All of the cast are really strong though. Lisa Bowerman of course gives a memorable central performance, nailing every line, and Harry Myers and Stephen Fewell are just as good as Adrian and Jason. Myers does seem to underplay a couple of lines but I can excuse that as his throat must have been pretty sore by the end of the day. His and Fewell's chemistry is brilliant and without question the funniest line in this is when Adrian calls Jason a "complete prat". They bounce off each other marvellously and prove they can more than support their own strand of the story. Steven Wickham is once again great as Joseph, supporting the action with just the right amount of cheek. Director Gary Russell takes up the reigns as Ronald and Boris and plays them really quite strangely. It's an odd turn from him.

Dave Stone is clearly a writer for me to watch then. This is my first encounter with his work, though he is of course no newcomer to the worlds of Doctor Who or Bernice Summerfield, having been the one to create Jason Kane. I'm delighted to see he has another couple of plays later in the series, as this was a hugely enjoyable script. This is a decidely different Jason to the one I met in Just War, with far more oomph and one-liners, but that's to be expected given he's no longer living through one of the most depressing periods of history. In the conflict with Adrian, you can't help but feel Stone favours his own creation over the KILLLLOOOREENAN but at the same time the scenes feel completely natural. This is very well paced and tells an excellent story, so more from Stone will be most welcome.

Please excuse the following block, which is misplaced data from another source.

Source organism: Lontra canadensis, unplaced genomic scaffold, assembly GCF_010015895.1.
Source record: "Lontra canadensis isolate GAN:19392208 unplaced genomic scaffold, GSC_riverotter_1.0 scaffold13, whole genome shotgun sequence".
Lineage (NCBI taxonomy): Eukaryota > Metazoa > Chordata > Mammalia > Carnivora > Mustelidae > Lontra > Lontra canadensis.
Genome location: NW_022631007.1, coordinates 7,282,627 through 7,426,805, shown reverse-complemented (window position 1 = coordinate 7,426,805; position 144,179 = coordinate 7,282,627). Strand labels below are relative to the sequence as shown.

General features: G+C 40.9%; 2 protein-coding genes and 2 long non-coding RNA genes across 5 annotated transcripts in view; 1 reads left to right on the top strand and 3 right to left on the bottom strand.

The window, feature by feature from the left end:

Overall then The Green-Eyed Monsters is a story to be proud of. The title perfectly encapsulates the episode as a whole and rounds of what's a thrilling instalment in the Summerfield series. David Darlington and Alistair Lock do wonders with the post-production as always and the very beginning, which was actually my first time of hearing the 'Adventure is My Game' song, is hilarious. The end credits are very well done too, with superb ad libbing from the cast. The music throughout is accessibly sophisticated and differentiates this from other series. I thoroughly enjoyed this story and sincerely hope Benny's third series can live up to this strong start as I move into the second half.